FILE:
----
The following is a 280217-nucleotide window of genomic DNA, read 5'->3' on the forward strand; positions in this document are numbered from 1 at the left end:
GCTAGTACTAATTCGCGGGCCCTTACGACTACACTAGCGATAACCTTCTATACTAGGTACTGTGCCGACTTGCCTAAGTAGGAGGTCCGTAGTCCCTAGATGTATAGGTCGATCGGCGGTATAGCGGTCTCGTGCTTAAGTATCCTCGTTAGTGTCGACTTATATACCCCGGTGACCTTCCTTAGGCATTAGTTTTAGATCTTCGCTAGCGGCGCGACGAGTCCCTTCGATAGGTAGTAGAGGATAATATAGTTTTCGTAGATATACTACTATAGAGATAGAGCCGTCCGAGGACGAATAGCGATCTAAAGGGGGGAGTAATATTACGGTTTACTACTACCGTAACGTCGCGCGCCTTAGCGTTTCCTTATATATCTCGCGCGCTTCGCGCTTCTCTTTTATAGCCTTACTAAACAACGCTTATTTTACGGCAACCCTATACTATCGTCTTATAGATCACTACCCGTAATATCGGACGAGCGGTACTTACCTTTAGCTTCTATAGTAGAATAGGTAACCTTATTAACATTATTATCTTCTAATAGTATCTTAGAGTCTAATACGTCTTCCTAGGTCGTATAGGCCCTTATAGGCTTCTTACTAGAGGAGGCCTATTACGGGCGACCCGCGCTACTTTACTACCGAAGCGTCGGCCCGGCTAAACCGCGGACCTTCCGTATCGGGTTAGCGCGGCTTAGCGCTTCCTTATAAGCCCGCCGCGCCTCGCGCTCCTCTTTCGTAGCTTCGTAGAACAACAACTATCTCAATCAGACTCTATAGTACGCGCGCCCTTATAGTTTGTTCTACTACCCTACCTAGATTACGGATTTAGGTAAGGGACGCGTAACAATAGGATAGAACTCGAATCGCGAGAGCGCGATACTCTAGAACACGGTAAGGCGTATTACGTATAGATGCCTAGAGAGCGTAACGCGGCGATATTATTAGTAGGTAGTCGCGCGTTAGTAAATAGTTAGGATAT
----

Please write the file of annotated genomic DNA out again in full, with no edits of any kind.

The following is a 280217-nucleotide window of genomic DNA, read 5'->3' on the forward strand; positions in this document are numbered from 1 at the left end:
GCTAGTACTAATTCGCGGGCCCTTACGACTACACTAGCGATAACCTTCTATACTAGGTACTGTGCCGACTTGCCTAAGTAGGAGGTCCGTAGTCCCTAGATGTATAGGTCGATCGGCGGTATAGCGGTCTCGTGCTTAAGTATCCTCGTTAGTGTCGACTTATATACCCCGGTGACCTTCCTTAGGCATTAGTTTTAGATCTTCGCTAGCGGCGCGACGAGTCCCTTCGATAGGTAGTAGAGGATAATATAGTTTTCGTAGATATACTACTATAGAGATAGAGCCGTCCGAGGACGAATAGCGATCTAAAGGGGGGAGTAATATTACGGTTTACTACTACCGTAACGTCGCGCGCCTTAGCGTTTCCTTATATATCTCGCGCGCTTCGCGCTTCTCTTTTATAGCCTTACTAAACAACGCTTATTTTACGGCAACCCTATACTATCGTCTTATAGATCACTACCCGTAATATCGGACGAGCGGTACTTACCTTTAGCTTCTATAGTAGAATAGGTAACCTTATTAACATTATTATCTTCTAATAGTATCTTAGAGTCTAATACGTCTTCCTAGGTCGTATAGGCCCTTATAGGCTTCTTACTAGAGGAGGCCTATTACGGGCGACCCGCGCTACTTTACTACCGAAGCGTCGGCCCGGCTAAACCGCGGACCTTCCGTATCGGGTTAGCGCGGCTTAGCGCTTCCTTATAAGCCCGCCGCGCCTCGCGCTCCTCTTTCGTAGCTTCGTAGAACAACAACTATCTCAATCAGACTCTATAGTACGCGCGCCCTTATAGTTTGTTCTACTACCCTACCTAGATTACGGATTTAGGTAAGGGACGCGTAACAATAGGATAGAACTCGAATCGCGAGAGCGCGATACTCTAGAACACGGTAAGGCGTATTACGTATAGATGCCTAGAGAGCGTAACGCGGCGATATTATTAGTAGGTAGTCGCGCGTTAGTAAATAGTTAGGATAT